A novel treatable disorder of protein glycosylation; phosphoglucomutase 1 deficiency. E. Morava1, T. Marquardt2, J. Cegielska3, K. Raymond4, C. Stanley5, D. Lefeber6 1) Dept. of Pediatrics; Human Genetics Center, Tulane University, New Orleans, LA, US; 2) University of Munster, Department of Pediatrics, Munster, Germany; 3) University of Warsaw, Department of Pediatrics, Division of Metabolic and Endocrine Disorders, Poland; 4) Mayo Clinics, Mayo Laboratories, Rochester, NY, US; 5) The Childrens' Hospital of Philadelphia, Philadelphia, US; 6) Radboud University Nijmegen Medical Center, Nijmegen, The Netherlands.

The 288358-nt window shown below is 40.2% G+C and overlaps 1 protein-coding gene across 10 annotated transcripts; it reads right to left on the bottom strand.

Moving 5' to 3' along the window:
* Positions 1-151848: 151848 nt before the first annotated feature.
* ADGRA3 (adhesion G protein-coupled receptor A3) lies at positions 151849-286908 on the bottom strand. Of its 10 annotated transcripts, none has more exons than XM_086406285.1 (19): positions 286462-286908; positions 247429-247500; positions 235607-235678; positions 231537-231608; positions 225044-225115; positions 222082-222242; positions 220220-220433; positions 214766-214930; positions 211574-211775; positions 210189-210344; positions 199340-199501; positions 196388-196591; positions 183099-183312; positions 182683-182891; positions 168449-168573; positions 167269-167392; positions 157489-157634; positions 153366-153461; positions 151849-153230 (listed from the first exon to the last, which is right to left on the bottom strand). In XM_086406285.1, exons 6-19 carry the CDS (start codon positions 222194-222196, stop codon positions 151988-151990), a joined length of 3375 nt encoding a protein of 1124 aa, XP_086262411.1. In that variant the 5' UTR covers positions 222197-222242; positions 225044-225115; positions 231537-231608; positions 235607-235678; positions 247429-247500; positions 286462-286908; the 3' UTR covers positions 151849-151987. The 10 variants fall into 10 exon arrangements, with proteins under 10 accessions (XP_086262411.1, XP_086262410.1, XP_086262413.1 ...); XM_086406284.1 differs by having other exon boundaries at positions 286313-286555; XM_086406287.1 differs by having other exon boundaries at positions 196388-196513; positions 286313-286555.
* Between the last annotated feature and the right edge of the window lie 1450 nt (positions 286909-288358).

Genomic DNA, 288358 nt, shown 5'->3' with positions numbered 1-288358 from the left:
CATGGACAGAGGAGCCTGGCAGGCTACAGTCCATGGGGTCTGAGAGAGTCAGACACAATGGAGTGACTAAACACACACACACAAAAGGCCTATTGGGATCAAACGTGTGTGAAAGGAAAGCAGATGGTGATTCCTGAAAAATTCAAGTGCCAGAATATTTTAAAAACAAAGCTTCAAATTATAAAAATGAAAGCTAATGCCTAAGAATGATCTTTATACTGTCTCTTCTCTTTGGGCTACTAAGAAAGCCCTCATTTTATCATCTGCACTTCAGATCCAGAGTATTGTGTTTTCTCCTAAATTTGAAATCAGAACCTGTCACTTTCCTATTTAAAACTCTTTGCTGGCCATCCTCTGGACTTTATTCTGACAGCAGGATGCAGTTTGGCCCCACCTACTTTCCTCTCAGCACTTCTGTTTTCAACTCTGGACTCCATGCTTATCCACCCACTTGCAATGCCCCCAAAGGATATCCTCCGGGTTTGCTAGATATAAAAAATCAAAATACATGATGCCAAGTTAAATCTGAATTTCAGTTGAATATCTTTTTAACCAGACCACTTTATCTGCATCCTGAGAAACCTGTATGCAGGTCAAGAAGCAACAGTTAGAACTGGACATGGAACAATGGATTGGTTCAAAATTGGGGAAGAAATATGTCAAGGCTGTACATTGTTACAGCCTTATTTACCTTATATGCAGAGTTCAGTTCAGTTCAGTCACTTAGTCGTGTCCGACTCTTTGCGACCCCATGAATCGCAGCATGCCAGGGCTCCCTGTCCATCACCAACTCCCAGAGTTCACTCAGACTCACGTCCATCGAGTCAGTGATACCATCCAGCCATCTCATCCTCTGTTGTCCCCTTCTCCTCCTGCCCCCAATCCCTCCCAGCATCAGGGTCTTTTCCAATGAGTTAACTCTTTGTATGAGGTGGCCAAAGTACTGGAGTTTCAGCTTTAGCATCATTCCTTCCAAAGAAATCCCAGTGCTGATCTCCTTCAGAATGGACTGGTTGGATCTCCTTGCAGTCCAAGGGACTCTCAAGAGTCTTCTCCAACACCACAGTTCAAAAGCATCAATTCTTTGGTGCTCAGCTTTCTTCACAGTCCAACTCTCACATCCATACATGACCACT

We discovered a novel inborn error of glycosylation; phosphoglucomutase (PGM1) deficiency. Patients presented with cleft palate or uvula, hypoglycemia, endocrine abnormalities, cardiomyopathy and normal intelligence. The transferrin isoform pattern was pathognomic with decreased galactosylation, confirmed by mass spectrometry. PGM1 is a key enzyme between glycolysis and glycogenesis catalyzing the bidirectional transfer of phosphate from position 1 to 6 of glucose, leading to the production of Gluc-6-P. Gluc-1-P is connected to galactose metabolism, while UDP-glucose and UDP-galactose are essential activated sugars for normal protein glycosylation. The biochemical results of decreased glycosylation led us to evaluate the galactose intake in 8 patients with PGM1 deficiency. The amount of dietary galactose intake varied amongst patients, as did the degree of hypoglycosylation, determined by transferrin analysis. Patients with low galactose intake (less then 0.4g/kg/day) had increased tri-, di-, mono- and asialotransferrin at the time of diagnosis and had endocrine dysfunction. Variability in disease severity was hypothesized due to an altered balance between Gluc-1-P and Gal-1-P concentrations. Six patients consecutively underwent dietary intervention receiving either milk, or in case of milk aversion, oral lactose or galactose powder, according to WHO recommendations. After increasing galactose intake to the age appropriate range in patients, the transferrin pattern improved and galactosylation increased. In two cases, using an oral galactose powder supplement, liver function tests and endocrine dysfunction normalized in a year period. Patients on age appropriate milk intake and/or oral lactose supplement showed a significant improvement of secretory protein glycosylation, however no full restitution. One patient on lactose-supplemented diet needed diazoxide treatment due to recurrent hypoketotic hypoglycemia. We propose that PGM1 deficiency is a treatable subtype of the congenital disorders of glycosylation. We suggest that patients with galactose supplementation have a better clinical and biochemical outcome, compared to patients using dietary lactose. Since abnormal glycosylation in PGM1 defect is most likely the consequence of a decrease in the relative availability of the galactose building-units, necessary for the oligosaccharide chains of glycans, we propose age appropriate galactose supplementation in PGM1 deficient patients.

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